Bloccare l’infiammazione per ridurre le disabilità cognitive
Per la prima volta uno studio pubblicato sulla prestigiosa rivista eLife dimostra la relazione diretta tra le disabilità cognitive che caratterizzano i disturbi dello sviluppo del cervello infantile e l’infiammazione che colpisce le sinapsi, cioè le strutture cerebrali di smistamento di informazioni e segnali a tutto il corpo. Questa importante scoperta potrebbe aprire la strada al trattamento con antinfiammatori E’ nota da diversi anni la relazione tra i difetti genetici nella produzione di proteine che operano a livello delle sinapsi nel cervello e i disturbi del neurosviluppo caratterizzati da deficit cognitivi. Tuttavia, una percentuale di tali patologie non ha chiare cause genetiche. Uno studio realizzato da Humanitas e Istituto di neuroscienze del Consiglio nazionale delle ricerche (In-Cnr), in collaborazione con l’Universidad Miguel Hernández lnstituto de Neurociencias, per la prima volta identifica la relazione tra alti livelli di infiammazione e aumentata espressione della proteina MeCP2.
The researcher Oscar Barambones behind a solar panel at the University of the Basque Country (Nuria González / UPV/EHU)
Researchers at the UPV/EHU-University of the Basque Country have managed to maintain the maximum power point of solar panels despite changes in irradiation and load. The Advanced Control Group of the UPV/EHU’s Department of Systems Engineering and Automation has developed a control system designed to ensure that photovoltaic generators always work at their maximum power point by adapting them in terms of the level of irradiance received from the sun and the load connected to the system. This constitutes an improvement in the efficiency of photovoltaic generators with respect to current control systems, although it also requires the use of more powerful processors and elements and therefore more expensive ones.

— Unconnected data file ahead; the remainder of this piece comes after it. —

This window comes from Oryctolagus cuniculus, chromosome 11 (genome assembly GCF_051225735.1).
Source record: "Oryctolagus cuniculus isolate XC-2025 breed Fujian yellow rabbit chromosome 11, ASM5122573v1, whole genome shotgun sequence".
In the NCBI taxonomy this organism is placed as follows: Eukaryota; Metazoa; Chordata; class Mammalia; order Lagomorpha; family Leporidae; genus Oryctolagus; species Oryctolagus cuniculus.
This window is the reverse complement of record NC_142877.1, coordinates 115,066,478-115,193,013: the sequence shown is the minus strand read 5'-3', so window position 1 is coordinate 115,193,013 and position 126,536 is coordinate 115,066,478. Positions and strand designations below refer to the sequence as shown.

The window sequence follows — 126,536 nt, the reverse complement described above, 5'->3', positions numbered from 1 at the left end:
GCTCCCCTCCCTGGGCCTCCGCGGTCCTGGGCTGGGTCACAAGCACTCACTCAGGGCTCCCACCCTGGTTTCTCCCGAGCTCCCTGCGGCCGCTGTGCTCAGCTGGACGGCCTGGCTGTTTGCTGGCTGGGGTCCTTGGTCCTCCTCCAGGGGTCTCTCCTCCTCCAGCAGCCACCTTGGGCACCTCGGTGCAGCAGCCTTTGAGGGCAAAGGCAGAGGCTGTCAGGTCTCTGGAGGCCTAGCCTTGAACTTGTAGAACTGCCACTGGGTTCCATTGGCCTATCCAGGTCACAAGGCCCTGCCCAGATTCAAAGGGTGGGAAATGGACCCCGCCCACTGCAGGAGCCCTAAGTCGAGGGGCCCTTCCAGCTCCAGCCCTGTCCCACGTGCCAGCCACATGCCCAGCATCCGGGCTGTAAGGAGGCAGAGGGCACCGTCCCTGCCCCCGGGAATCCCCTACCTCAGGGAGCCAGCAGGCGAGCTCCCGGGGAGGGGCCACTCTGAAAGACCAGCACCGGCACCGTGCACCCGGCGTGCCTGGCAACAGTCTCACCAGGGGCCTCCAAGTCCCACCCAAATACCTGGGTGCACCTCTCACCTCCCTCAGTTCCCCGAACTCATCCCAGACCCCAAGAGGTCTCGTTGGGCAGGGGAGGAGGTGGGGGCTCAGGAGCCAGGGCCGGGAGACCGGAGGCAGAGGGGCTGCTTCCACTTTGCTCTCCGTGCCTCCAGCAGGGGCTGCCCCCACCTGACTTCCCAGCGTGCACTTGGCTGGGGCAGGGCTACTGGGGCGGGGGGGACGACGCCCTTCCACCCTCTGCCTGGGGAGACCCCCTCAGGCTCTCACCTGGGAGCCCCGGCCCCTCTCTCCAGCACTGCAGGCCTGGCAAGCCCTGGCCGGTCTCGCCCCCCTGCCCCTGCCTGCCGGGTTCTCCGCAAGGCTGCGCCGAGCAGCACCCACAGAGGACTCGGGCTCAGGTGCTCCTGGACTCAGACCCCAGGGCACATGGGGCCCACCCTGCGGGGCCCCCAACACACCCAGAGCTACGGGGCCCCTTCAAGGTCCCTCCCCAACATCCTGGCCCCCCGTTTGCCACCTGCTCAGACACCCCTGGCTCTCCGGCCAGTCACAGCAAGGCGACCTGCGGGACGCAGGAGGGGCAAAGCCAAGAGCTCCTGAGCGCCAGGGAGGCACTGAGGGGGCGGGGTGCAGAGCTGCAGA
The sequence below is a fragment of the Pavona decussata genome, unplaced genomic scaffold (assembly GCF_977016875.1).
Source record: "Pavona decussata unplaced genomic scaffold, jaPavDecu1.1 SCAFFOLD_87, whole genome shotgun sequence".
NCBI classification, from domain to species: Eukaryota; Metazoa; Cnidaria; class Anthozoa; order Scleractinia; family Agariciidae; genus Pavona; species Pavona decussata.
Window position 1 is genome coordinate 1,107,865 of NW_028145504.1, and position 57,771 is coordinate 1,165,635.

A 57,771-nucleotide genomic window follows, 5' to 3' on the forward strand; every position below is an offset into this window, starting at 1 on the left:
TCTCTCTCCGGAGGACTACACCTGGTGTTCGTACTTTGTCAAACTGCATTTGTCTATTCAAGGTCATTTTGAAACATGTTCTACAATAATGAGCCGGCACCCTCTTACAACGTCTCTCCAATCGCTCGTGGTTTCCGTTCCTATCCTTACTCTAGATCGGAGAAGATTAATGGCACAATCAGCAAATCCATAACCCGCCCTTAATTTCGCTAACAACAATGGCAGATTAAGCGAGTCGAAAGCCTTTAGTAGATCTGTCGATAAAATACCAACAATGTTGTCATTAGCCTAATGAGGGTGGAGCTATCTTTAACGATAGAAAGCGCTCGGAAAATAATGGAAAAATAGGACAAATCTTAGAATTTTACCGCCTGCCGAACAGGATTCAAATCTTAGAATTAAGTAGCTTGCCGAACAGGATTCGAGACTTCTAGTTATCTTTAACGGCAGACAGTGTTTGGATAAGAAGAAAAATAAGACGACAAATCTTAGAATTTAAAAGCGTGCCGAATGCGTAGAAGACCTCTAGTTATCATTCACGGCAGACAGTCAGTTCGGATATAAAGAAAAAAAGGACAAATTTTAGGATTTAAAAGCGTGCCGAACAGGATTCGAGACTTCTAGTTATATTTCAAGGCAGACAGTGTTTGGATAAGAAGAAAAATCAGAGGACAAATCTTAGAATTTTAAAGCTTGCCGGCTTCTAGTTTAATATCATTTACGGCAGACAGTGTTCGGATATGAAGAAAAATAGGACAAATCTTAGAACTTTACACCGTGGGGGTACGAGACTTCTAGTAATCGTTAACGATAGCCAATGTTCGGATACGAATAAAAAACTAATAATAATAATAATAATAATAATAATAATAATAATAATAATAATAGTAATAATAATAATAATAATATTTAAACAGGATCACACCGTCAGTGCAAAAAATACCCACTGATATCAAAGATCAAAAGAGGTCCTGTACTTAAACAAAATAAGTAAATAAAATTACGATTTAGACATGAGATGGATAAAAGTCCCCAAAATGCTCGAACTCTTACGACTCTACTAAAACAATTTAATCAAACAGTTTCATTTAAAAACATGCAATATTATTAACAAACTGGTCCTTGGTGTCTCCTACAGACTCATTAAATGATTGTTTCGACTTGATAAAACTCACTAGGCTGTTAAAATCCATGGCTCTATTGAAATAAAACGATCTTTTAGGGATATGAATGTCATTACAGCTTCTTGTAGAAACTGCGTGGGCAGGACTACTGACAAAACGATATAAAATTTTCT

Palmer amaranth infestation
Palmer amaranth is a nightmare of a weed, causing yield losses up to 80 percent in severely infested soybean fields. It scoffs at farmers’ attempts at control, having evolved resistance to six classes of herbicides since its discovery in the United States 100 years ago. And now, scientists have discovered it has two new tricks up its sleeve. About a year ago, a group of researchers discovered Palmer is resistant to the herbicide class known as PPO-inhibitors, due to a mutation—known as the glycine 210 deletion—on the PPX2 gene. “We were using a quick test that we originally developed for waterhemp to determine PPO-resistance based on that mutation. A lot of times, the test worked. But people were bringing in samples that they were fairly confident were resistant, and the mutation wasn’t showing up. We started to suspect there was another mechanism out there,” says University of Illinois molecular weed scientist Patrick Tranel.
Dr Ruth Griffin in the laboratories at Kingston University
Kingston University London scientists have completed the genome sequence for a deadly strain of the bacteria that causes meningitis and septicaemia – a breakthrough which could lead to improved vaccines to help prevent its spread. Meningococcal infections are the most common cause of bacterial meningitis in the United Kingdom, a life-threatening disease that poses a continuing threat worldwide. With growing fears around the increase of antibiotic-resistant bacteria, understanding why certain strains don't respond to vaccines could prove vital in helping reduce the number of global deaths from the disease. The Kingston University London team focused on meningococcal B (menB) strains, which have historically proven problematic to vaccinate against. As part of their work examining how bacteria respond to vaccines, the researchers have now been able to determine the complete DNA sequence of the genome for a particular strain called L91543.